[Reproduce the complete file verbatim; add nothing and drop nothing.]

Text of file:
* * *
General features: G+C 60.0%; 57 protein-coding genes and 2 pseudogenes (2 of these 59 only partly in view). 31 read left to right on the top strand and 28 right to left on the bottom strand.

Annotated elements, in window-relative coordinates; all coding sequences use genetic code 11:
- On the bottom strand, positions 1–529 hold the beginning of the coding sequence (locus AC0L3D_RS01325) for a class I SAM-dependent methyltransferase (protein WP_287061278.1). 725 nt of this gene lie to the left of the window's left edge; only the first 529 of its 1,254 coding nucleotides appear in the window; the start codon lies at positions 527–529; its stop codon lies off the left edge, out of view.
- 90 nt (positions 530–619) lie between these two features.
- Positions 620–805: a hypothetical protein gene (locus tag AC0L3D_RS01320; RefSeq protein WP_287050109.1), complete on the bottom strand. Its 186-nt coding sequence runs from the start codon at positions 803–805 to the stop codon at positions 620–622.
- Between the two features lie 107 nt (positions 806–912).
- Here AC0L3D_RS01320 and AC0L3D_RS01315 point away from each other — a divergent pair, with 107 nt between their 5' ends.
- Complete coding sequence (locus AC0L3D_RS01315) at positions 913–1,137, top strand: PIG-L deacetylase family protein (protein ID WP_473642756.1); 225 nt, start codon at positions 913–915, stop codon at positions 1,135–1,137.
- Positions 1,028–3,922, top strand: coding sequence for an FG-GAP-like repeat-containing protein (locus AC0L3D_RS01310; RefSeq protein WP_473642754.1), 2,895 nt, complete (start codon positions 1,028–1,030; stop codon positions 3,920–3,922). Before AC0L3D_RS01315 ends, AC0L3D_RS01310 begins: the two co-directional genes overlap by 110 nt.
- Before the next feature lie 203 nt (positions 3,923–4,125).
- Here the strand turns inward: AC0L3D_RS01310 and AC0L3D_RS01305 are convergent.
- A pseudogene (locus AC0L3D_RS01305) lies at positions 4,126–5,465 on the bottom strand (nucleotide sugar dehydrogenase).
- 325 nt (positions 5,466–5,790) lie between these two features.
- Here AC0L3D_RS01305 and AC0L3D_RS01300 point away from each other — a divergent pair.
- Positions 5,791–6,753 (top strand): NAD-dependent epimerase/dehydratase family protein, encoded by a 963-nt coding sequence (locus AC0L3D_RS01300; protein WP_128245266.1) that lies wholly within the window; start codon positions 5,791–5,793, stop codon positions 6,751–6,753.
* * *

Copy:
General features: G+C 60.0%; 57 protein-coding genes and 2 pseudogenes (2 of these 59 only partly in view). 31 read left to right on the top strand and 28 right to left on the bottom strand.

Annotated elements, in window-relative coordinates; all coding sequences use genetic code 11:
- On the bottom strand, positions 1–529 hold the beginning of the coding sequence (locus AC0L3D_RS01325) for a class I SAM-dependent methyltransferase (protein WP_287061278.1). 725 nt of this gene lie to the left of the window's left edge; only the first 529 of its 1,254 coding nucleotides appear in the window; the start codon lies at positions 527–529; its stop codon lies off the left edge, out of view.
- 90 nt (positions 530–619) lie between these two features.
- Positions 620–805: a hypothetical protein gene (locus tag AC0L3D_RS01320; RefSeq protein WP_287050109.1), complete on the bottom strand. Its 186-nt coding sequence runs from the start codon at positions 803–805 to the stop codon at positions 620–622.
- Between the two features lie 107 nt (positions 806–912).
- Here AC0L3D_RS01320 and AC0L3D_RS01315 point away from each other — a divergent pair, with 107 nt between their 5' ends.
- Complete coding sequence (locus AC0L3D_RS01315) at positions 913–1,137, top strand: PIG-L deacetylase family protein (protein ID WP_473642756.1); 225 nt, start codon at positions 913–915, stop codon at positions 1,135–1,137.
- Positions 1,028–3,922, top strand: coding sequence for an FG-GAP-like repeat-containing protein (locus AC0L3D_RS01310; RefSeq protein WP_473642754.1), 2,895 nt, complete (start codon positions 1,028–1,030; stop codon positions 3,920–3,922). Before AC0L3D_RS01315 ends, AC0L3D_RS01310 begins: the two co-directional genes overlap by 110 nt.
- Before the next feature lie 203 nt (positions 3,923–4,125).
- Here the strand turns inward: AC0L3D_RS01310 and AC0L3D_RS01305 are convergent.
- A pseudogene (locus AC0L3D_RS01305) lies at positions 4,126–5,465 on the bottom strand (nucleotide sugar dehydrogenase).
- 325 nt (positions 5,466–5,790) lie between these two features.
- Here AC0L3D_RS01305 and AC0L3D_RS01300 point away from each other — a divergent pair.
- Positions 5,791–6,753 (top strand): NAD-dependent epimerase/dehydratase family protein, encoded by a 963-nt coding sequence (locus AC0L3D_RS01300; protein WP_128245266.1) that lies wholly within the window; start codon positions 5,791–5,793, stop codon positions 6,751–6,753.